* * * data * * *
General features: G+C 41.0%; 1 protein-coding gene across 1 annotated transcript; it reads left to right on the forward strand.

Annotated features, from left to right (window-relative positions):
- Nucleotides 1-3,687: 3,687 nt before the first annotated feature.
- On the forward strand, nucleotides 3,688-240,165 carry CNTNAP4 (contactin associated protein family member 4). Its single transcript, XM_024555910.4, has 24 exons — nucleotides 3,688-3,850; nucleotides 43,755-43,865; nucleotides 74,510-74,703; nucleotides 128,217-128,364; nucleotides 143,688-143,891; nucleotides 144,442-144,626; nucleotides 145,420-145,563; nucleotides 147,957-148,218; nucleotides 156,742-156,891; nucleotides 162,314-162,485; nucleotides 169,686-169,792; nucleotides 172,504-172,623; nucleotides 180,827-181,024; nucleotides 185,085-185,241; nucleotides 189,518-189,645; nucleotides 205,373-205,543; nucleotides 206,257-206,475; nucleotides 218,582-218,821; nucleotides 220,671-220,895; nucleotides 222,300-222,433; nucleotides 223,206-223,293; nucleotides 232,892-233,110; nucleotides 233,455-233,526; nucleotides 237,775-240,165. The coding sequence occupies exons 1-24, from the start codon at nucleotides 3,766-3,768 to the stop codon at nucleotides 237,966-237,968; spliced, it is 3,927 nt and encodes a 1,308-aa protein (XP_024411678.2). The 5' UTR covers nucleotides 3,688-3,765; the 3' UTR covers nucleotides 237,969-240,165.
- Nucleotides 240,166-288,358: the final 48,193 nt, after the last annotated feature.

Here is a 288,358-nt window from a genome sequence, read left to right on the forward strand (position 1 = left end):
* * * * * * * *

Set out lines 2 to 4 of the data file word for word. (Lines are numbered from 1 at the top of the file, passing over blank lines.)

Annotated features, from left to right (window-relative positions):
- Nucleotides 1-3,687: 3,687 nt before the first annotated feature.
- On the forward strand, nucleotides 3,688-240,165 carry CNTNAP4 (contactin associated protein family member 4). Its single transcript, XM_024555910.4, has 24 exons — nucleotides 3,688-3,850; nucleotides 43,755-43,865; nucleotides 74,510-74,703; nucleotides 128,217-128,364; nucleotides 143,688-143,891; nucleotides 144,442-144,626; nucleotides 145,420-145,563; nucleotides 147,957-148,218; nucleotides 156,742-156,891; nucleotides 162,314-162,485; nucleotides 169,686-169,792; nucleotides 172,504-172,623; nucleotides 180,827-181,024; nucleotides 185,085-185,241; nucleotides 189,518-189,645; nucleotides 205,373-205,543; nucleotides 206,257-206,475; nucleotides 218,582-218,821; nucleotides 220,671-220,895; nucleotides 222,300-222,433; nucleotides 223,206-223,293; nucleotides 232,892-233,110; nucleotides 233,455-233,526; nucleotides 237,775-240,165. The coding sequence occupies exons 1-24, from the start codon at nucleotides 3,766-3,768 to the stop codon at nucleotides 237,966-237,968; spliced, it is 3,927 nt and encodes a 1,308-aa protein (XP_024411678.2). The 5' UTR covers nucleotides 3,688-3,765; the 3' UTR covers nucleotides 237,969-240,165.